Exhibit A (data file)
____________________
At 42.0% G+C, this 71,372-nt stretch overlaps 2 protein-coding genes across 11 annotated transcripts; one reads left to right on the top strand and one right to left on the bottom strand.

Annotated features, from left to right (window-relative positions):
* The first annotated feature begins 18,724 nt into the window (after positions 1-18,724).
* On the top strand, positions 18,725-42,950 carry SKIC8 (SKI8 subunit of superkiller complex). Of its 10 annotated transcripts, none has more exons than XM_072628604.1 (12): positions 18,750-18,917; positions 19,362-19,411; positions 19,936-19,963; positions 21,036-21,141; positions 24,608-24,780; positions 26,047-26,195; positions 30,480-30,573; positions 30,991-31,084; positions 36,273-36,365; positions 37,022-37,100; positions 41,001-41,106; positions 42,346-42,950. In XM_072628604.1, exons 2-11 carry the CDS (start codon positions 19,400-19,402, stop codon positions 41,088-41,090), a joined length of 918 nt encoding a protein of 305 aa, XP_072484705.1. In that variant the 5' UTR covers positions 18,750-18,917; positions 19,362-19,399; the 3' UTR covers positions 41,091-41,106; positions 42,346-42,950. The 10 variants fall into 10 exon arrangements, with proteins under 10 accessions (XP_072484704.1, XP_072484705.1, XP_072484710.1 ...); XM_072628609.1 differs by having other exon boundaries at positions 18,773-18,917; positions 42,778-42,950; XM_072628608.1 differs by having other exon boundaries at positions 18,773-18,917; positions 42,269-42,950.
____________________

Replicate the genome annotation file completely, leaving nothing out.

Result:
At 42.0% G+C, this 71,372-nt stretch overlaps 2 protein-coding genes across 11 annotated transcripts; one reads left to right on the top strand and one right to left on the bottom strand.

Annotated features, from left to right (window-relative positions):
* The first annotated feature begins 18,724 nt into the window (after positions 1-18,724).
* On the top strand, positions 18,725-42,950 carry SKIC8 (SKI8 subunit of superkiller complex). Of its 10 annotated transcripts, none has more exons than XM_072628604.1 (12): positions 18,750-18,917; positions 19,362-19,411; positions 19,936-19,963; positions 21,036-21,141; positions 24,608-24,780; positions 26,047-26,195; positions 30,480-30,573; positions 30,991-31,084; positions 36,273-36,365; positions 37,022-37,100; positions 41,001-41,106; positions 42,346-42,950. In XM_072628604.1, exons 2-11 carry the CDS (start codon positions 19,400-19,402, stop codon positions 41,088-41,090), a joined length of 918 nt encoding a protein of 305 aa, XP_072484705.1. In that variant the 5' UTR covers positions 18,750-18,917; positions 19,362-19,399; the 3' UTR covers positions 41,091-41,106; positions 42,346-42,950. The 10 variants fall into 10 exon arrangements, with proteins under 10 accessions (XP_072484704.1, XP_072484705.1, XP_072484710.1 ...); XM_072628609.1 differs by having other exon boundaries at positions 18,773-18,917; positions 42,778-42,950; XM_072628608.1 differs by having other exon boundaries at positions 18,773-18,917; positions 42,269-42,950.